Template Literals In JavaScript


One of the most significant improvements to JavaScript string construction introduced by the ECMAScript 6 (ES6) upgrade is the use of Template Literals. This feature makes it easier to insert expressions into strings and makes multi-line strings and string interpolation simpler. Because of these features, Template Literals are an effective tool for JavaScript developers.

What is Template Literals in JavaScript?

Backticks ({}) indicate Template Literals, which provide an easier way to create string literals with more capabilities. This permits multi-line strings without concatenation or newline characters, as well as variable substitution for JavaScript expressions.

Variable substitution

It is possible to directly insert variables into a string by using template literals. Take this illustration into consideration. Here, we evaluate the equation ${name} enclosed in backticks and insert the result into the text at that location.

let firstName = "Ishika";
let lastName = "Mishra"
let fullName = `Hello, ${firstName} ${lastName}!`;

Multi-line Strings

Initially, you had to use escape characters like \n or concatenation with the + operator to create a multi-line string in JavaScript. Using Template Literals makes this process a lot easier:

let multiLineString = `This is a multi-line string
that spans multiple lines.`;

Multi-line strings

Embedded Expressions

As well, template literals allow expressions to be directly embedded within strings:

let temp = 50;
let val = 20;
let result = `The sum of ${temp} and ${val} is ${temp + val}.`;

Embedded expressions

In this case, the expressions ${a}, ${b}, and ${a + b} are evaluated, and the output is appended to the string.


JavaScript's Template Literals provide a clearer more concise method of working with strings, particularly when it comes to multi-line strings, variable substitution, and expression embedding. JavaScript developers may write simpler and more manageable code by using Template Literals.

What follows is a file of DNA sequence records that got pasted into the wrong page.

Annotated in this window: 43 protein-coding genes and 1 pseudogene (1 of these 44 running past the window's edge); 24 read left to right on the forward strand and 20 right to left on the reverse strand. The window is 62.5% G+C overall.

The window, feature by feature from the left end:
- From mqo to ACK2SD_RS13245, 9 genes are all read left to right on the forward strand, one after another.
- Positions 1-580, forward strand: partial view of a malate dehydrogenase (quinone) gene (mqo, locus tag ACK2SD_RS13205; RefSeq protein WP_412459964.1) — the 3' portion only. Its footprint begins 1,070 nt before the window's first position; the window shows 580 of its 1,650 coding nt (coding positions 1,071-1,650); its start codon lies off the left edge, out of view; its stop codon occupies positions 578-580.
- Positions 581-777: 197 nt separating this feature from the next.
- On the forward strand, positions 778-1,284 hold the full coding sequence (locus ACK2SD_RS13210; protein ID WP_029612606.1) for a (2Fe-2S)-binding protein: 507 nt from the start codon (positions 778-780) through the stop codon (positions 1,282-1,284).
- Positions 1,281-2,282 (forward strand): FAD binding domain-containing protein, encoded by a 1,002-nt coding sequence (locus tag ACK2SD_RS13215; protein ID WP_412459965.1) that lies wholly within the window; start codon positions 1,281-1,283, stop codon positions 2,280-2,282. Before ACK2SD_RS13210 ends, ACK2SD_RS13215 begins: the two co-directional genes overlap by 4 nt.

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Q 1. How are Template Literals different from regular strings in JavaScript?

Ans Template Literals allow for more advanced string manipulation, such as variable interpolation and multi-line strings, using backticks (`). Regular strings use single or double quotes and do not support these features.

Q 2. What are the advantages of using Template Literals over regular strings?

Ans. Template Literals provide a cleaner syntax for string interpolation and multi-line strings, making the code more readable. They also support embedded expressions directly within the string.

Q 3. Can I use Template Literals in older versions of JavaScript?

Ans. No, Template Literals are a feature introduced in ECMAScript 6 (ES6) and are not supported in older versions of JavaScript.

Q 4. Are there any limitations to using Template Literals?

Ans. While Template Literals offer many benefits, they are not compatible with older browsers that do not support ES6. Developers should check browser compatibility before using them in production.

Q 5. How do I escape special characters in Template Literals?

Ans. Special characters in Template Literals are handled differently than in regular strings. For example, you can use the ${} syntax for variable substitution, and backslashes are treated as literal characters rather than escape characters.